Abraham F. KALILU, Petitioner, v. Michael B. MUKASEY, Attorney General, Respondent.
Abraham Kalilu (“Kalilu”), a twenty-seven-year-old native and citizen of Liberia, seeks review of the Board of Immigration Appeals' (“BIA”) adverse decision determining that he filed a frivolous asylum application, denying his claims for asylum and withholding of removal, denying his request for voluntary departure, and denying his motion to reopen. Petitioner raises two principal challenges to the BIA's decision.1 First, he argues that the BIA's frivolousness determination cannot be sustained because he was not afforded the required procedural safeguards, including notice and an opportunity to respond. Second, he argues that the BIA abused its discretion in denying his motion to reopen so that he could have an opportunity to pursue adjustment of status on the basis of his marriage to a United States citizen. We have jurisdiction over both of these claims pursuant to 8 U.S.C. § 1252, and we grant the petition for review.
A determination that an applicant filed a frivolous asylum application renders the applicant permanently ineligible for immigration relief. 8 U.S.C. § 1158(d)(6). Petitioner contends that the BIA erred in affirming the IJ's frivolous asylum application determination in his case. On April 25, 2007, the BIA provided guidance for when an asylum application may be found frivolous in accordance with the statute and governing regulation. See In re Y-L-, 24 I. & N. Dec. 151, 155 (BIA 2007). Since these guidelines were issued five months after the BIA considered Petitioner's appeal, we grant the petition in part and remand so that the BIA may apply the standards set forth in In re Y-L- to Petitioner's case in the first instance.2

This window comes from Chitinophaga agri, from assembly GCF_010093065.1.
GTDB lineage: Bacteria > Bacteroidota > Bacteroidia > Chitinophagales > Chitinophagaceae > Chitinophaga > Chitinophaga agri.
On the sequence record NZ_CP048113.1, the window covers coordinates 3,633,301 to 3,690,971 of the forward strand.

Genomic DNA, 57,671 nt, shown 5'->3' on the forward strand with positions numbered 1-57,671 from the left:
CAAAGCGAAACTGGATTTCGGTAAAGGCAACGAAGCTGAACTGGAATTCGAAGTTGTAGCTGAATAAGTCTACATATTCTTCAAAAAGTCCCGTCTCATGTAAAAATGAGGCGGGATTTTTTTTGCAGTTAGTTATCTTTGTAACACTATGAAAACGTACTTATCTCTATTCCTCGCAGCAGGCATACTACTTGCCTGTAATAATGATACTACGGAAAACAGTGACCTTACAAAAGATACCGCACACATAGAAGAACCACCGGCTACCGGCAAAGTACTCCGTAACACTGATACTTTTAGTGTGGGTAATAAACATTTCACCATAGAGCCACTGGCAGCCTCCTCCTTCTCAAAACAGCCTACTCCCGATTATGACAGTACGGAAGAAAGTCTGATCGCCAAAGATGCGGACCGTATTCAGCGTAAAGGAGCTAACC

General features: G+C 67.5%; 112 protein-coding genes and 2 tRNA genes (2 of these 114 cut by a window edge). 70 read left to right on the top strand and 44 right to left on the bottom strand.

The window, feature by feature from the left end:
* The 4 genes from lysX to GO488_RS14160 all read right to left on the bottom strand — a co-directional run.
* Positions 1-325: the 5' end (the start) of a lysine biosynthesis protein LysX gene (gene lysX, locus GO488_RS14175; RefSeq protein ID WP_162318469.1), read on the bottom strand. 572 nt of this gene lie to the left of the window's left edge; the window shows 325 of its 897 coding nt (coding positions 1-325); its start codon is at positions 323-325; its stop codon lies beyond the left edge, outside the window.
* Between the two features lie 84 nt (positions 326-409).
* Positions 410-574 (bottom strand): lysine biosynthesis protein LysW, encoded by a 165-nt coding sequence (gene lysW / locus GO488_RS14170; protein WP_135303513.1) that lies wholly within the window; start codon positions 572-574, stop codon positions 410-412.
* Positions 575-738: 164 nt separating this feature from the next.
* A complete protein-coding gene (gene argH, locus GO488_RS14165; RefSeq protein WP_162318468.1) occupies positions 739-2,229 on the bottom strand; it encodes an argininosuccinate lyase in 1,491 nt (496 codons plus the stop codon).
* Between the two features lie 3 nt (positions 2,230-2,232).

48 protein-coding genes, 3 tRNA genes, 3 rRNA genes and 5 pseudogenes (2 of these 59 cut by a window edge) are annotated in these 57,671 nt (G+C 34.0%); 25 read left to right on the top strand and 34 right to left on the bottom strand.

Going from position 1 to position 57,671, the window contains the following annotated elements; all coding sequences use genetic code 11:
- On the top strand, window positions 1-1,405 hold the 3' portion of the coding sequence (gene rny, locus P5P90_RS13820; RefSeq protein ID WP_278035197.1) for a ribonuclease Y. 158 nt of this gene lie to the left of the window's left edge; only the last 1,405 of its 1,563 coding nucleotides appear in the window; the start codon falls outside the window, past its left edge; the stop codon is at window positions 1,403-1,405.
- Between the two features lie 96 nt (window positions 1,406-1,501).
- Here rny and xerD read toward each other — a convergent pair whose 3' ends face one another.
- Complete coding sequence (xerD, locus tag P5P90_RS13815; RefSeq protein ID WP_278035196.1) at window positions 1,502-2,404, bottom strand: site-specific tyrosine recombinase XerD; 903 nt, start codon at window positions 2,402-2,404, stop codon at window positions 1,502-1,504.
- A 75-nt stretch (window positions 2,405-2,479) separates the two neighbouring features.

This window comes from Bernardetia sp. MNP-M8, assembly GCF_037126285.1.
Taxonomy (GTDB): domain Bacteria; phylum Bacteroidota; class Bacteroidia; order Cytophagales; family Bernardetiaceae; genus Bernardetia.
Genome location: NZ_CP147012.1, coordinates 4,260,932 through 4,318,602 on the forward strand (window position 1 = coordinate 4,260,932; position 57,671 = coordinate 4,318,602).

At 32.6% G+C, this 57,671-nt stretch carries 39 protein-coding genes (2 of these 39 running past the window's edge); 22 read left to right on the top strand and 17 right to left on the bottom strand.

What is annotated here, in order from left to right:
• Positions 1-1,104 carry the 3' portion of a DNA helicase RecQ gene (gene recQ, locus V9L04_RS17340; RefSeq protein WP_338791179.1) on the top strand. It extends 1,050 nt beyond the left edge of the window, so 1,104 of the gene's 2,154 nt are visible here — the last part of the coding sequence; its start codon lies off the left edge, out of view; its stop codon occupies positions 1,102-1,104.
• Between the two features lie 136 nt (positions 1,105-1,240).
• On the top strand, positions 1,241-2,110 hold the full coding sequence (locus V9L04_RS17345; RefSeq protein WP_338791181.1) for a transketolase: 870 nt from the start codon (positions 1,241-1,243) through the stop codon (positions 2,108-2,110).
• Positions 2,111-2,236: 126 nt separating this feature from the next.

Petitioner also argues that the BIA abused its discretion in denying his motion to reopen. See Lara-Torres v. Ashcroft, 383 F.3d 968, 972 (9th Cir.2004) (reviewing denial of motion to reopen for abuse of discretion). The BIA held that Petitioner's motion to reopen “must be denied” because a newly-enacted regulation clarified that, as an arriving alien, Petitioner “must pursue any application for adjustment of status with the United States Citizenship and Immigration Services (USCIS) independent of [ ] removal proceedings.” See Eligibility of Arriving Aliens in Removal Proceedings to Apply for Adjustment of Status and Jurisdiction to Adjudicate Applications for Adjustment of Status, 71 Fed.Reg. 27585-592 (May 12, 2006) (codified at 8 C.F.R. §§ 1.1, 245.1, 245.2, 1001.1, 1245.1, 1245.2) (hereinafter “Interim Rule”). We agree that the BIA's denial of Petitioner's motion to reopen solely on jurisdictional grounds constitutes an abuse of discretion.3